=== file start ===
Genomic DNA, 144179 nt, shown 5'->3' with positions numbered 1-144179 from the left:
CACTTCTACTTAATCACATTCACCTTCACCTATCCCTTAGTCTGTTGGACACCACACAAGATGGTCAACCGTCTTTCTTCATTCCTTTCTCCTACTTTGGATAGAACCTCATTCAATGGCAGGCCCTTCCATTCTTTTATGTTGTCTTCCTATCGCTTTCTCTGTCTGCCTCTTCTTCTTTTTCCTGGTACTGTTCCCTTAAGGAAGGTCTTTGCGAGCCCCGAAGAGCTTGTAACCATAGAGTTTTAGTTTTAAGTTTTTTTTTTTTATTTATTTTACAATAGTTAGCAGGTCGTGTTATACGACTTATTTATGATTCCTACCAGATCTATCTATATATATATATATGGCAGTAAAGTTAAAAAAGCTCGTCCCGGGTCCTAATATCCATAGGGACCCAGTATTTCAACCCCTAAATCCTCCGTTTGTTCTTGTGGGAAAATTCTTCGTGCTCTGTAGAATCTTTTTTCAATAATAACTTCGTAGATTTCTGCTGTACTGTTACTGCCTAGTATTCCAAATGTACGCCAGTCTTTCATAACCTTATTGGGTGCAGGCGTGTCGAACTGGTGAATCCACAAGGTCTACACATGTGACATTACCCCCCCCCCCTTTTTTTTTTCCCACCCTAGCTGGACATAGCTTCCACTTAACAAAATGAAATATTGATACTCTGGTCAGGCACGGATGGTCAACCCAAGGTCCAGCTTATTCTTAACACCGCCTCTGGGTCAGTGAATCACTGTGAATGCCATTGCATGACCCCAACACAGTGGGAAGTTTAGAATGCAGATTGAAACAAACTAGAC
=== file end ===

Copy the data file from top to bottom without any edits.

Genomic DNA, 144179 nt, shown 5'->3' with positions numbered 1-144179 from the left:
CACTTCTACTTAATCACATTCACCTTCACCTATCCCTTAGTCTGTTGGACACCACACAAGATGGTCAACCGTCTTTCTTCATTCCTTTCTCCTACTTTGGATAGAACCTCATTCAATGGCAGGCCCTTCCATTCTTTTATGTTGTCTTCCTATCGCTTTCTCTGTCTGCCTCTTCTTCTTTTTCCTGGTACTGTTCCCTTAAGGAAGGTCTTTGCGAGCCCCGAAGAGCTTGTAACCATAGAGTTTTAGTTTTAAGTTTTTTTTTTTTATTTATTTTACAATAGTTAGCAGGTCGTGTTATACGACTTATTTATGATTCCTACCAGATCTATCTATATATATATATATGGCAGTAAAGTTAAAAAAGCTCGTCCCGGGTCCTAATATCCATAGGGACCCAGTATTTCAACCCCTAAATCCTCCGTTTGTTCTTGTGGGAAAATTCTTCGTGCTCTGTAGAATCTTTTTTCAATAATAACTTCGTAGATTTCTGCTGTACTGTTACTGCCTAGTATTCCAAATGTACGCCAGTCTTTCATAACCTTATTGGGTGCAGGCGTGTCGAACTGGTGAATCCACAAGGTCTACACATGTGACATTACCCCCCCCCCCTTTTTTTTTTCCCACCCTAGCTGGACATAGCTTCCACTTAACAAAATGAAATATTGATACTCTGGTCAGGCACGGATGGTCAACCCAAGGTCCAGCTTATTCTTAACACCGCCTCTGGGTCAGTGAATCACTGTGAATGCCATTGCATGACCCCAACACAGTGGGAAGTTTAGAATGCAGATTGAAACAAACTAGAC